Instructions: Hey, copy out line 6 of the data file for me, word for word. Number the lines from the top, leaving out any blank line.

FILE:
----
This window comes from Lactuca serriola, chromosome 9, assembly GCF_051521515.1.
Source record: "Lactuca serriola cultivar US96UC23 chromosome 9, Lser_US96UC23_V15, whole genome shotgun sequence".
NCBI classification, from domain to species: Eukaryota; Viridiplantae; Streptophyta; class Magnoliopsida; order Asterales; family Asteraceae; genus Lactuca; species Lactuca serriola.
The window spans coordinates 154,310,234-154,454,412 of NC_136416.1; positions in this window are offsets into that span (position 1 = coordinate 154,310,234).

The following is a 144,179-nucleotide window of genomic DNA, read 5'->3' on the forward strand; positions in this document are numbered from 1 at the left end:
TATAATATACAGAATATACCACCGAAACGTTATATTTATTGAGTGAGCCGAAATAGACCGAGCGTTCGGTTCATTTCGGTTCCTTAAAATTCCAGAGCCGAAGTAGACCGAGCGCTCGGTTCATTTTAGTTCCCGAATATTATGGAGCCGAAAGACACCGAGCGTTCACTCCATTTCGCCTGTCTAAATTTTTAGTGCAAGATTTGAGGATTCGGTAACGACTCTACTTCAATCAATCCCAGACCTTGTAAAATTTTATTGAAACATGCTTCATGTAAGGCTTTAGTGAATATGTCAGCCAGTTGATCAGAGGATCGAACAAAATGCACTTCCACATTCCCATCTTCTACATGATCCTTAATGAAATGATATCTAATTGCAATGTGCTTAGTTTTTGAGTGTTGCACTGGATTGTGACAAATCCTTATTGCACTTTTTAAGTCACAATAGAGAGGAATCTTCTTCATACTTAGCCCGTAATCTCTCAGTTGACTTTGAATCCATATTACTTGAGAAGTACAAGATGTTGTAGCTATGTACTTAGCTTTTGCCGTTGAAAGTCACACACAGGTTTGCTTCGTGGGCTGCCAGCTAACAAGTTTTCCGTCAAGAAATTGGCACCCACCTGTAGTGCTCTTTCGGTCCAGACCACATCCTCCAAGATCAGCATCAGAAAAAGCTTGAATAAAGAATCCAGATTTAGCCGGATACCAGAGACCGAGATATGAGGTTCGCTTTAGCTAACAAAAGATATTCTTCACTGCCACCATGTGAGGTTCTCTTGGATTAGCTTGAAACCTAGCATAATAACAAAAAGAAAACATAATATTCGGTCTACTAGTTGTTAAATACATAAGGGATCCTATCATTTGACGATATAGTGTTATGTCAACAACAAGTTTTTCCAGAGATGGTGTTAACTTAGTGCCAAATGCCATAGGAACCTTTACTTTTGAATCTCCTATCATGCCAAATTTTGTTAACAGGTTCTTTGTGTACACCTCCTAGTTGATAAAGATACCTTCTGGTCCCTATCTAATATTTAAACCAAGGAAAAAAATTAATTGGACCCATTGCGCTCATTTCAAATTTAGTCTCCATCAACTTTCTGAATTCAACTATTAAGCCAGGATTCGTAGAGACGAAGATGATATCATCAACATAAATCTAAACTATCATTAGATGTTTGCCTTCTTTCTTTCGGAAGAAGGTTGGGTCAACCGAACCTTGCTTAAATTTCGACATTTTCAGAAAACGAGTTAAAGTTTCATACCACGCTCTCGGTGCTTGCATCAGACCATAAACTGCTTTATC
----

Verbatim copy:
TATAATATACAGAATATACCACCGAAACGTTATATTTATTGAGTGAGCCGAAATAGACCGAGCGTTCGGTTCATTTCGGTTCCTTAAAATTCCAGAGCCGAAGTAGACCGAGCGCTCGGTTCATTTTAGTTCCCGAATATTATGGAGCCGAAAGACACCGAGCGTTCACTCCATTTCGCCTGTCTAAATTTTTAGTGCAAGATTTGAGGATTCGGTAACGACTCTACTTCAATCAATCCCAGACCTTGTAAAATTTTATTGAAACATGCTTCATGTAAGGCTTTAGTGAATATGTCAGCCAGTTGATCAGAGGATCGAACAAAATGCACTTCCACATTCCCATCTTCTACATGATCCTTAATGAAATGATATCTAATTGCAATGTGCTTAGTTTTTGAGTGTTGCACTGGATTGTGACAAATCCTTATTGCACTTTTTAAGTCACAATAGAGAGGAATCTTCTTCATACTTAGCCCGTAATCTCTCAGTTGACTTTGAATCCATATTACTTGAGAAGTACAAGATGTTGTAGCTATGTACTTAGCTTTTGCCGTTGAAAGTCACACACAGGTTTGCTTCGTGGGCTGCCAGCTAACAAGTTTTCCGTCAAGAAATTGGCACCCACCTGTAGTGCTCTTTCGGTCCAGACCACATCCTCCAAGATCAGCATCAGAAAAAGCTTGAATAAAGAATCCAGATTTAGCCGGATACCAGAGACCGAGATATGAGGTTCGCTTTAGCTAACAAAAGATATTCTTCACTGCCACCATGTGAGGTTCTCTTGGATTAGCTTGAAACCTAGCATAATAACAAAAAGAAAACATAATATTCGGTCTACTAGTTGTTAAATACATAAGGGATCCTATCATTTGACGATATAGTGTTATGTCAACAACAAGTTTTTCCAGAGATGGTGTTAACTTAGTGCCAAATGCCATAGGAACCTTTACTTTTGAATCTCCTATCATGCCAAATTTTGTTAACAGGTTCTTTGTGTACACCTCCTAGTTGATAAAGATACCTTCTGGTCCCTATCTAATATTTAAACCAAGGAAAAAAATTAATTGGACCCATTGCGCTCATTTCAAATTTAGTCTCCATCAACTTTCTGAATTCAACTATTAAGCCAGGATTCGTAGAGACGAAGATGATATCATCAACATAAATCTAAACTATCATTAGATGTTTGCCTTCTTTCTTTCGGAAGAAGGTTGGGTCAACCGAACCTTGCTTAAATTTCGACATTTTCAGAAAACGAGTTAAAGTTTCATACCACGCTCTCGGTGCTTGCATCAGACCATAAACTGCTTTATC